Pre-diabetes is characterised by elevated blood sugar levels that are higher than usual but not yet high enough to be diagnosed with diabetes. As the name suggests, it is a condition that comes before diabetes, if it is not checked in time, pre-diabetes will develop into full-blown diabetes.

What makes it so tricky is that pre-diabetes may go unnoticed for years without causing any symptoms. It’s vital to remember that this condition can be harmful in itself; many people with prediabetes already have reduced beta-cell function by the time they’re diagnosed with diabetes. This signifies that you may not realise you have pre-diabetes until major health concerns arise. Hence a serious wake-up call is needed.

Managing pre-diabetes

The major difference between pre-diabetes and diabetes is that, in contrast to diabetes, pre-diabetes can often be reversed. If you catch this condition early enough, you can reverse it by making significant changes to your everyday lifestyle. These lifestyle adjustments are both cost-effective and safe. They can delay or even prevent the onset of diabetes. Some of which are:

 1. Regular exercise

A sedentary lifestyle and lack of physical exercise are one of the major risk factors for pre-diabetes and diabetes. Exercise is routinely recommended as one of the effective strategies for overall good health and blood sugar management. Exercise improves insulin sensitivity and thus helps pull glucose from the bloodstream into your cells so that glucose can be used for energy. Including exercise in your daily routine will help keep glucose in a healthy target range. But if you’re unable to exercise for some reason, working out isn’t the sole way to combat pre-diabetes; the idea is to get more active and get moving. When it comes to managing pre-diabetes, simply walking for 60 minutes a day can make a big difference.
However, all decisions regarding the initiation of exercise programs for prediabetics or diabetics should be taken in consultation with a physician/diabetologist.

 2. Get more fibre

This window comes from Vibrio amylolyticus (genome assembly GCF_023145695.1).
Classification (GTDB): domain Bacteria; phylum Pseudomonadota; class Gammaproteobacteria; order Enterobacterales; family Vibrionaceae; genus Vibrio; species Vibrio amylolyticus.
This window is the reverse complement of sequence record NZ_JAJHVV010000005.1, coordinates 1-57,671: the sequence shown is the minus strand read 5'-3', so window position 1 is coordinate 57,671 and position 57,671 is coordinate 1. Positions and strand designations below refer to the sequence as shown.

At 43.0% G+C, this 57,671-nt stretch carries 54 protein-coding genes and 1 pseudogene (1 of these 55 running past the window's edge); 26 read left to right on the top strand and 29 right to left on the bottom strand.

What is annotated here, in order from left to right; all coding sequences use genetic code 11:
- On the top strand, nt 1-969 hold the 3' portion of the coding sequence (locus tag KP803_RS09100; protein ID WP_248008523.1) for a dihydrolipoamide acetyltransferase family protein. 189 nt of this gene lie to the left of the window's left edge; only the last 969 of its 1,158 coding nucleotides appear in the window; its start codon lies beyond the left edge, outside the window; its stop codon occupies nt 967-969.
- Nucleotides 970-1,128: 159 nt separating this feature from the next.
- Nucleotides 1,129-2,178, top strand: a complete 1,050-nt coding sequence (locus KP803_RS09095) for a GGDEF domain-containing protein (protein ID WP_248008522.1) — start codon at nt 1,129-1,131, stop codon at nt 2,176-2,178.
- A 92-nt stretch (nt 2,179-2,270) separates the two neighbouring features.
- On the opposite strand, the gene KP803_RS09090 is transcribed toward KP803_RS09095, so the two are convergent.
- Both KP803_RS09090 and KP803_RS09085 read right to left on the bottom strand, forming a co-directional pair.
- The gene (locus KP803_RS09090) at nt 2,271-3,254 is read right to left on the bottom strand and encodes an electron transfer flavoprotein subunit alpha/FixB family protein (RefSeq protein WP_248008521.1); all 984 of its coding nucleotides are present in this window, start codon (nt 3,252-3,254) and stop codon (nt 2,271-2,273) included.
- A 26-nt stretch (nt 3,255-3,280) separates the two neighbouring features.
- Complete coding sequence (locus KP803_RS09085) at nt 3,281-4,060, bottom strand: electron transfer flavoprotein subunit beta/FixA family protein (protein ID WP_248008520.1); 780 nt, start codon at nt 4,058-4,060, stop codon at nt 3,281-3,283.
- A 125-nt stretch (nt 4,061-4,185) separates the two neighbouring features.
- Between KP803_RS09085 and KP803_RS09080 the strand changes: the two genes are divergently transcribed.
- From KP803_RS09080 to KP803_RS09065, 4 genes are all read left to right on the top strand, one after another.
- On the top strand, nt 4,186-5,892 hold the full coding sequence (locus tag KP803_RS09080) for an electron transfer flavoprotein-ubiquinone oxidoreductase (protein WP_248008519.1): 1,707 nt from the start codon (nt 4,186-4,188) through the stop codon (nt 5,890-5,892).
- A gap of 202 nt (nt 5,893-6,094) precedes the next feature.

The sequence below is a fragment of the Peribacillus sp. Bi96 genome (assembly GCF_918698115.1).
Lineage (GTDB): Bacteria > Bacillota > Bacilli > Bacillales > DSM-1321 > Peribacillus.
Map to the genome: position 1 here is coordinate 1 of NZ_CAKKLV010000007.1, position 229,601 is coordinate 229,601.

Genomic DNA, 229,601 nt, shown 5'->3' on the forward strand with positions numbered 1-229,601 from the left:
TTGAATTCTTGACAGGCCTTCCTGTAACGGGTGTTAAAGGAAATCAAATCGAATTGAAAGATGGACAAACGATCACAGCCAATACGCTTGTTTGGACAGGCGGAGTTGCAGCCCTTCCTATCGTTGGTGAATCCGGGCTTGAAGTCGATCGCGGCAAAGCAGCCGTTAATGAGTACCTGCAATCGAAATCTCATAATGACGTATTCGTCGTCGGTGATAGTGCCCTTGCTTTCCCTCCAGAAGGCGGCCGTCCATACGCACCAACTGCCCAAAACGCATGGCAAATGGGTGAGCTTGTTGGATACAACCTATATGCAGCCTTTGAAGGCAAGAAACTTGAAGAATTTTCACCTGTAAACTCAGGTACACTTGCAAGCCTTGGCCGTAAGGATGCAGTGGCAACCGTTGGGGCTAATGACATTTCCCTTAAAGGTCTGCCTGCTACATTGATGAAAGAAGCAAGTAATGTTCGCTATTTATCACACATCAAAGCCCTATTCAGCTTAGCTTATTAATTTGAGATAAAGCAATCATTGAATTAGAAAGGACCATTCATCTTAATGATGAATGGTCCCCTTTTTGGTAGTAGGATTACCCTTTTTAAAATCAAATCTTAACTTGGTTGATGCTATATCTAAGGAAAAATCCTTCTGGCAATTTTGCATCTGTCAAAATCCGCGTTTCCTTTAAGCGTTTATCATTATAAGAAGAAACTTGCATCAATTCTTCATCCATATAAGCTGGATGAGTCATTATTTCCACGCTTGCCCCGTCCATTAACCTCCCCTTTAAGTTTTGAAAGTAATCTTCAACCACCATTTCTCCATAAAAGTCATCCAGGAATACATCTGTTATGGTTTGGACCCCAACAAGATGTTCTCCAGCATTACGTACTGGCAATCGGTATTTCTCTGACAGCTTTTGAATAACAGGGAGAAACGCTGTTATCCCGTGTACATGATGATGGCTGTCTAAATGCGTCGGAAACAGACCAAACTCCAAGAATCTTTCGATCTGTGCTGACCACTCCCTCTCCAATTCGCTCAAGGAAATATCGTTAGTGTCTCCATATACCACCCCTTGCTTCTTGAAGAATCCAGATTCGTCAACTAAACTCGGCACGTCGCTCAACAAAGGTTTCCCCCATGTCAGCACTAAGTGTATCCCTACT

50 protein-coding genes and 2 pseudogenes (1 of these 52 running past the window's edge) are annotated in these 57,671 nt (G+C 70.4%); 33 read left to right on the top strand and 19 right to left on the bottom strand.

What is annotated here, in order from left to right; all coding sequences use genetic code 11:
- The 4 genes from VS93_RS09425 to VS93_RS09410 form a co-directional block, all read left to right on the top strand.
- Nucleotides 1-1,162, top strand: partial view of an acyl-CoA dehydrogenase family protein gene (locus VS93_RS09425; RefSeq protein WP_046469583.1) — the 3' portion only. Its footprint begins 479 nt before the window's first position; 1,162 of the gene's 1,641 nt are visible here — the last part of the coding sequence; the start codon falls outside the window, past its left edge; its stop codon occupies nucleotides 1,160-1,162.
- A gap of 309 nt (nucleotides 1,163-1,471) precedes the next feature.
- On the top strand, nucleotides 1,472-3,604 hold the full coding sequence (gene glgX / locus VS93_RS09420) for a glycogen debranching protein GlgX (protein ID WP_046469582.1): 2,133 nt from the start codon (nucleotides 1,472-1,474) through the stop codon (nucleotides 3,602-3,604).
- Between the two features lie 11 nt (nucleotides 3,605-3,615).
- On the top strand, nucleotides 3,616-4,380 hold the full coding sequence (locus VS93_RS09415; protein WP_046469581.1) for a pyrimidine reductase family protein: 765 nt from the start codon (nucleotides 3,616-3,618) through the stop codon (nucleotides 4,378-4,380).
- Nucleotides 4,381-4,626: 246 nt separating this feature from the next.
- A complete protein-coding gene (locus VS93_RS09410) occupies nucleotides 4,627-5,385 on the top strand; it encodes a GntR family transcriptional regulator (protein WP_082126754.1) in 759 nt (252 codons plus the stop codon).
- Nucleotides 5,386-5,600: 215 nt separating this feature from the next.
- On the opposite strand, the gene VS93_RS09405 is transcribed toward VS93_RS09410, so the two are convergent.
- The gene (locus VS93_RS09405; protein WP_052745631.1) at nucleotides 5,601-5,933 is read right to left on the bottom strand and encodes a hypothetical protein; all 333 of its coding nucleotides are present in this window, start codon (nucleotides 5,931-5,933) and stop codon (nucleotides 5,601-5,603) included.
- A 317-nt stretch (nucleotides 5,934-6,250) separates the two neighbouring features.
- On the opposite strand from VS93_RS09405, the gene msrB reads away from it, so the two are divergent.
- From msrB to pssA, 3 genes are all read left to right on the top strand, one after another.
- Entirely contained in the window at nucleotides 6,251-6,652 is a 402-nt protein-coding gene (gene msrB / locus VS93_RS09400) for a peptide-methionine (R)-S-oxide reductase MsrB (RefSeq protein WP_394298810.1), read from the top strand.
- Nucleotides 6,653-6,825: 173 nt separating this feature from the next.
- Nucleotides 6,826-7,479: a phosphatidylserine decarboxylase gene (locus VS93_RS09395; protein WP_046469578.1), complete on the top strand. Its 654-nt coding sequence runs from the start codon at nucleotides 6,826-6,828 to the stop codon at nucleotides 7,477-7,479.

Dietary fiber is part of a healthy diet and can provide a range of health benefits such as promoting weight loss, lowering insulin requirements and decreasing serum cholesterol and triglyceride values. It can be especially important in preventing or managing diabetes. High fibre foods have a low caloric value and low glycaemic index and therefore diabetics should consume such foods. Including whole grains (unpolished cereals and millets), legumes, fruits, and vegetables in your diet is an effective way to add fibre and manage blood sugar levels.

 3. Following a proper diet

Diet is an important part of a pre-diabetes management plan. The diet can be as close to the normal diet as possible so as to meet the nutritional needs of the individual. Carbohydrates with high-fiber and low glycemic index should be included in the diet. It is recommended that 12–15% of total calories be derived from proteins. Reduced intake of fatty foods is recommended as it may result in obesity which in turn can cause diabetes. Foods to be avoided include simple sugars (glucose, table sugar), candies, and fruits such as banana, mango, grapes, and sweetened fruit juices.

You must be cautious about what you put into your body in order to avoid blood sugar spikes.

As body responds differently to different types of foods and diets, consulting a registered dietician nutritionist to make an eating plan that works for an individual is very important.

4. Getting proper sleep

Sleep is essential for proper health and well-being. Getting good sleep is important for your mind, body, and diabetes management.
Getting less than 7 hours of sleep per night regularly can make your diabetes difficult to manage. Too little sleep can impact appetite, making it harder to lose weight, increase insulin resistance, and make your immune system weak.

As long as you consistently put these lifestyle tips to good use, it will set you on the right path to a healthy and diabetes-free life. #KhabarLive #hydnews